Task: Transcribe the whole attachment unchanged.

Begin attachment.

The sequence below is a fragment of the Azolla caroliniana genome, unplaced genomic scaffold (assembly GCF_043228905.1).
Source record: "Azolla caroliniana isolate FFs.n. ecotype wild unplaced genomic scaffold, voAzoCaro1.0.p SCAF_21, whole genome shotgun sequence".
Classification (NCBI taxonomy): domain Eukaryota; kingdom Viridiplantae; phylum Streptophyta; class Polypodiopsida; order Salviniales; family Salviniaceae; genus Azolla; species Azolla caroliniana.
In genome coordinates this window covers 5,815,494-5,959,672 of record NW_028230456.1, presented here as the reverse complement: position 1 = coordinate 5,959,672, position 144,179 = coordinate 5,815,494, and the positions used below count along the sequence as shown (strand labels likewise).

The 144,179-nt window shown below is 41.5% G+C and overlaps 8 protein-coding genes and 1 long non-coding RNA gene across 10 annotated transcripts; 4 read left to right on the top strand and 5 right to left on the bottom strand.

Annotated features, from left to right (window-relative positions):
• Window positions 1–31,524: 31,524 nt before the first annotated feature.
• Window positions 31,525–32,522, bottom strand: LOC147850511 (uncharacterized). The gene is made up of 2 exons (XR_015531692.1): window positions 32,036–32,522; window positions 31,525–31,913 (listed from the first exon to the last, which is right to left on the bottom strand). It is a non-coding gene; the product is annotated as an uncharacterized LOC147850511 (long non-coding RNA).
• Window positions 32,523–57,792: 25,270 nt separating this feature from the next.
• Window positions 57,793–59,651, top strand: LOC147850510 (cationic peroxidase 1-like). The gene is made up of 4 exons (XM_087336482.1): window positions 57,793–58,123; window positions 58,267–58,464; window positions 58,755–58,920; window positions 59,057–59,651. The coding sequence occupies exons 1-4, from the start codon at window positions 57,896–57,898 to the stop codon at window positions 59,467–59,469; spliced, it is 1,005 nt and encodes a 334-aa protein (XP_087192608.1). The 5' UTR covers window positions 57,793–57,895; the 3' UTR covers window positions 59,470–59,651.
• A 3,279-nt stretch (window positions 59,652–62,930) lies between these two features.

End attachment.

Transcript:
The sequence below is a fragment of the Azolla caroliniana genome, unplaced genomic scaffold (assembly GCF_043228905.1).
Source record: "Azolla caroliniana isolate FFs.n. ecotype wild unplaced genomic scaffold, voAzoCaro1.0.p SCAF_21, whole genome shotgun sequence".
Classification (NCBI taxonomy): domain Eukaryota; kingdom Viridiplantae; phylum Streptophyta; class Polypodiopsida; order Salviniales; family Salviniaceae; genus Azolla; species Azolla caroliniana.
In genome coordinates this window covers 5,815,494-5,959,672 of record NW_028230456.1, presented here as the reverse complement: position 1 = coordinate 5,959,672, position 144,179 = coordinate 5,815,494, and the positions used below count along the sequence as shown (strand labels likewise).

The 144,179-nt window shown below is 41.5% G+C and overlaps 8 protein-coding genes and 1 long non-coding RNA gene across 10 annotated transcripts; 4 read left to right on the top strand and 5 right to left on the bottom strand.

Annotated features, from left to right (window-relative positions):
• Window positions 1–31,524: 31,524 nt before the first annotated feature.
• Window positions 31,525–32,522, bottom strand: LOC147850511 (uncharacterized). The gene is made up of 2 exons (XR_015531692.1): window positions 32,036–32,522; window positions 31,525–31,913 (listed from the first exon to the last, which is right to left on the bottom strand). It is a non-coding gene; the product is annotated as an uncharacterized LOC147850511 (long non-coding RNA).
• Window positions 32,523–57,792: 25,270 nt separating this feature from the next.
• Window positions 57,793–59,651, top strand: LOC147850510 (cationic peroxidase 1-like). The gene is made up of 4 exons (XM_087336482.1): window positions 57,793–58,123; window positions 58,267–58,464; window positions 58,755–58,920; window positions 59,057–59,651. The coding sequence occupies exons 1-4, from the start codon at window positions 57,896–57,898 to the stop codon at window positions 59,467–59,469; spliced, it is 1,005 nt and encodes a 334-aa protein (XP_087192608.1). The 5' UTR covers window positions 57,793–57,895; the 3' UTR covers window positions 59,470–59,651.
• A 3,279-nt stretch (window positions 59,652–62,930) lies between these two features.